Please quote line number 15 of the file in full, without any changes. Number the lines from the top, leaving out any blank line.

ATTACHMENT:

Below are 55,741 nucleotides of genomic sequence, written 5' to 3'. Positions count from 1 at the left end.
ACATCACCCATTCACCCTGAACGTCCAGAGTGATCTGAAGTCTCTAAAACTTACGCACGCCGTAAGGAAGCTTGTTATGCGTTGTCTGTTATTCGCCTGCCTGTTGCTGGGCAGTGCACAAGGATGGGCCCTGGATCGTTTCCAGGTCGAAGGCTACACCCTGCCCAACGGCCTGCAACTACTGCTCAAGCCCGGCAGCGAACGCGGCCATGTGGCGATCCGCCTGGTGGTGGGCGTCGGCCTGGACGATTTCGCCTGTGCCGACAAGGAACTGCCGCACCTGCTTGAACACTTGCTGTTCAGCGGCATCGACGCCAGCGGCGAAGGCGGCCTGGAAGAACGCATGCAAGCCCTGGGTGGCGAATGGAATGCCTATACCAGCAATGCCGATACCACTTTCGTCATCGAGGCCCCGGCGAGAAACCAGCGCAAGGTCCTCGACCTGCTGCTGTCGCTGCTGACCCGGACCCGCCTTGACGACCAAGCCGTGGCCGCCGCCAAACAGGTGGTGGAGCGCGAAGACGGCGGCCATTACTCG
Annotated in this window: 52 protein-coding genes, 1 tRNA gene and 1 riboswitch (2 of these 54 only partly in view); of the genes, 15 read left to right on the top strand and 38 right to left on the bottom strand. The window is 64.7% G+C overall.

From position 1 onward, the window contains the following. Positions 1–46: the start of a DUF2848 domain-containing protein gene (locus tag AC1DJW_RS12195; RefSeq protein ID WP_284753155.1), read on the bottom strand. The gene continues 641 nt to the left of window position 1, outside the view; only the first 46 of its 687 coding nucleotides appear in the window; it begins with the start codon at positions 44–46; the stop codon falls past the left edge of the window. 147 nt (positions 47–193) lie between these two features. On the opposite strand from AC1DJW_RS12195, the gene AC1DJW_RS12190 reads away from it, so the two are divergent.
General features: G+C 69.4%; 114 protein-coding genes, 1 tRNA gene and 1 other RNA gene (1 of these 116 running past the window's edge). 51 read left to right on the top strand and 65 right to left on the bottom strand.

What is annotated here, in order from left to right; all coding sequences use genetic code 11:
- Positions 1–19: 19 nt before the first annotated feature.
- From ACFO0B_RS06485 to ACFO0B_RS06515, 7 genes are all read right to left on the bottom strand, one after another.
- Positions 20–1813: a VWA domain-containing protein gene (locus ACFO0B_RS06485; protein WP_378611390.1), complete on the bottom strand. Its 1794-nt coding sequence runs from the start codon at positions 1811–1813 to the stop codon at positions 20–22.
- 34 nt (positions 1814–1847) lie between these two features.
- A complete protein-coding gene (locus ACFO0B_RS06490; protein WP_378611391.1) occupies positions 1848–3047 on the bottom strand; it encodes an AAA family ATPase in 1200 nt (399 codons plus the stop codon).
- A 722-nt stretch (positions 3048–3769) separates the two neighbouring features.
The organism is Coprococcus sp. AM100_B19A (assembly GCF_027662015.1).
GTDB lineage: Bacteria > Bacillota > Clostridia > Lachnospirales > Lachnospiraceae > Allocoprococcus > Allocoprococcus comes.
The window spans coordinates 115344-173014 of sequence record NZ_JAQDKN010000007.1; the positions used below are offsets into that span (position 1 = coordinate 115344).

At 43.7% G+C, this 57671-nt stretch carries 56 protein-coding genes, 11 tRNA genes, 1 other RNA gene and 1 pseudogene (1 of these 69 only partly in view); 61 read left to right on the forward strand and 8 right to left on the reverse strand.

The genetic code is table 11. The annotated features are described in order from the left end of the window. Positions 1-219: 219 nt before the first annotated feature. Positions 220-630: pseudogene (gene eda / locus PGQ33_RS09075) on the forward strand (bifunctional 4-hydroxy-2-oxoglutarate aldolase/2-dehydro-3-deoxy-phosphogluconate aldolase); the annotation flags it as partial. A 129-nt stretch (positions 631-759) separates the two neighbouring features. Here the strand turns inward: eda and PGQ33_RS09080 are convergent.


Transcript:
The window spans coordinates 115344-173014 of sequence record NZ_JAQDKN010000007.1; the positions used below are offsets into that span (position 1 = coordinate 115344).